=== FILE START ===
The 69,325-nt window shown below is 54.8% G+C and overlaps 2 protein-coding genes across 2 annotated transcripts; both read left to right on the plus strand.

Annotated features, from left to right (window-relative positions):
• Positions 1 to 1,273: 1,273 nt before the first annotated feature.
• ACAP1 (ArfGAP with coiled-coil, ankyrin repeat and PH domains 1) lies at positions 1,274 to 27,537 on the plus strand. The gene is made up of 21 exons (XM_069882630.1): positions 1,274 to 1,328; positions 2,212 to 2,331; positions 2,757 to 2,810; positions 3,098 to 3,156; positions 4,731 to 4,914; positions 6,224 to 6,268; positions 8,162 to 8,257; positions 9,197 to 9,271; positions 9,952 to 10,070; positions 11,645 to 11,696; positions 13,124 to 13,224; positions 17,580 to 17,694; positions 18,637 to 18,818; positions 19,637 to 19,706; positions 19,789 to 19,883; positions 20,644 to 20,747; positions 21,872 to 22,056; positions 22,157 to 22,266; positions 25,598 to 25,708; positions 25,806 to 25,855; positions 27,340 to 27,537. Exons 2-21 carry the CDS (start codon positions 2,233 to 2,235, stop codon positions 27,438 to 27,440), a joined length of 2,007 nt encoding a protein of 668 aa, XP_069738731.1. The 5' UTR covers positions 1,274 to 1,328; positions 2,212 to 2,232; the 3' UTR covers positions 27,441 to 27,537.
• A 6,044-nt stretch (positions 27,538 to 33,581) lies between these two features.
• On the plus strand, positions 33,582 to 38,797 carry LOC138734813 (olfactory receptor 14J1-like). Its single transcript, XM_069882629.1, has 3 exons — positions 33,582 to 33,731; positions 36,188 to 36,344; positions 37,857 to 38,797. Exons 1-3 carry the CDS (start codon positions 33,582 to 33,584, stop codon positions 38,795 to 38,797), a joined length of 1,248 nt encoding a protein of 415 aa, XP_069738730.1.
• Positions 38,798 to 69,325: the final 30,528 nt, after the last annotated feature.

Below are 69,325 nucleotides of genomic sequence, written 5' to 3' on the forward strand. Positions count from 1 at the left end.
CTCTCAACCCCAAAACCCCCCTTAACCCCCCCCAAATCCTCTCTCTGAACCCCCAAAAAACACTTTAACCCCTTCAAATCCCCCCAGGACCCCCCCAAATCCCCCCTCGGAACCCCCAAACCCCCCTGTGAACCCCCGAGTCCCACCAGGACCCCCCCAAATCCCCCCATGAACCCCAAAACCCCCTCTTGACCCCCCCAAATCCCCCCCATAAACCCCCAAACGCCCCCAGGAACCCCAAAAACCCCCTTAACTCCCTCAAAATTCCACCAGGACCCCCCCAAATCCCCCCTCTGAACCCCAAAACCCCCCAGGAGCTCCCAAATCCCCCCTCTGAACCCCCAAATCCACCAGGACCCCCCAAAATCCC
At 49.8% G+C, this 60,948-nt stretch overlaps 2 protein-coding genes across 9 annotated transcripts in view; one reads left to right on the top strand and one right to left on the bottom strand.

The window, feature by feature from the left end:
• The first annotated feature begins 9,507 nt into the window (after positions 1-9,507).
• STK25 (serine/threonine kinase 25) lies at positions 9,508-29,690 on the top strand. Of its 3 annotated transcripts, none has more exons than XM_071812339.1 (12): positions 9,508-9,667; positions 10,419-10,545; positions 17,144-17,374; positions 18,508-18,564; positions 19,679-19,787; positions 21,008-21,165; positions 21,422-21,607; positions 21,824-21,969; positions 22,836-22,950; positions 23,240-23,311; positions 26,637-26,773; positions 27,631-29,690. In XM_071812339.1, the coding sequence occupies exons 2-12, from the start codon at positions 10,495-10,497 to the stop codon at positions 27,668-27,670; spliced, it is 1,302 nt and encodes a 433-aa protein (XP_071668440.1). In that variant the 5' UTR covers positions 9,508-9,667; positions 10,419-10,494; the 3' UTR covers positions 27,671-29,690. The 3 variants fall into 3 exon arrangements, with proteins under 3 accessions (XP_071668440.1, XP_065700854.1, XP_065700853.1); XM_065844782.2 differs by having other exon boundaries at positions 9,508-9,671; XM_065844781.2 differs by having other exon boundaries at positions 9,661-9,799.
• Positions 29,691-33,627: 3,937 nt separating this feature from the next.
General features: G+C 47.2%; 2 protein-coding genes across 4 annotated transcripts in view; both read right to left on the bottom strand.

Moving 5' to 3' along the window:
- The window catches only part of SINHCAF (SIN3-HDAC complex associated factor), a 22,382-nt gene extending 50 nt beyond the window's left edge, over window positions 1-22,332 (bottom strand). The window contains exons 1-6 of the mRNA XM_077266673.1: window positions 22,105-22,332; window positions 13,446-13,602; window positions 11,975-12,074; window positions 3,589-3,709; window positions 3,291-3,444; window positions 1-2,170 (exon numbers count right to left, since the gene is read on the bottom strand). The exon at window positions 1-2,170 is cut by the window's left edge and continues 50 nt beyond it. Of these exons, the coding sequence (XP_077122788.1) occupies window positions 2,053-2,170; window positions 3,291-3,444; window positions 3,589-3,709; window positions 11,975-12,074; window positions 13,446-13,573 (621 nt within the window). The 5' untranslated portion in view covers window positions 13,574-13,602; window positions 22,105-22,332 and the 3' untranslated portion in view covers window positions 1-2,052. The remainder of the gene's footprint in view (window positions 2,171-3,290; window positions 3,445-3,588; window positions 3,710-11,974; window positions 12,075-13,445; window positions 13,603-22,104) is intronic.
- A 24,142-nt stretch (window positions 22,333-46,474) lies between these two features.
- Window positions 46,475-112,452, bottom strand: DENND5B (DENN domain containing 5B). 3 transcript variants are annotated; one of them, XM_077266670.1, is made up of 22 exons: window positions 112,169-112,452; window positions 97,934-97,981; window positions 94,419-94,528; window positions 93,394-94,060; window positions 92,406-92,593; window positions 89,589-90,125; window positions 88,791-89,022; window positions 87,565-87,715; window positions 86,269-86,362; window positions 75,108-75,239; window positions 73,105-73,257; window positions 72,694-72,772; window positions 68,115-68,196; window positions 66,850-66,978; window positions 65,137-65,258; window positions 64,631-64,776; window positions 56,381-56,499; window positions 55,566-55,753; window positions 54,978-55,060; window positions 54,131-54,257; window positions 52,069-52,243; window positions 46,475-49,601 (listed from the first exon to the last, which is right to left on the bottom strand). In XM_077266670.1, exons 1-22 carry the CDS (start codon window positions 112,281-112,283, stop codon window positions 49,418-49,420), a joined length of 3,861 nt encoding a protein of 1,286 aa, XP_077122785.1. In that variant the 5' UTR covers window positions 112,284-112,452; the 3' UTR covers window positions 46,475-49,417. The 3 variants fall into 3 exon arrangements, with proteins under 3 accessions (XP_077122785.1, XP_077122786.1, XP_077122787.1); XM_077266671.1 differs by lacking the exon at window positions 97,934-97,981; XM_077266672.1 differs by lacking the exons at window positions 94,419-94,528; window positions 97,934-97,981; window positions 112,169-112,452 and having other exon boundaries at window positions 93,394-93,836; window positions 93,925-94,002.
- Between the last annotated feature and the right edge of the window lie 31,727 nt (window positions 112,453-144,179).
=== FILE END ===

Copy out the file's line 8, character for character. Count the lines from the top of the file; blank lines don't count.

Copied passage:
Below are 69,325 nucleotides of genomic sequence, written 5' to 3' on the forward strand. Positions count from 1 at the left end.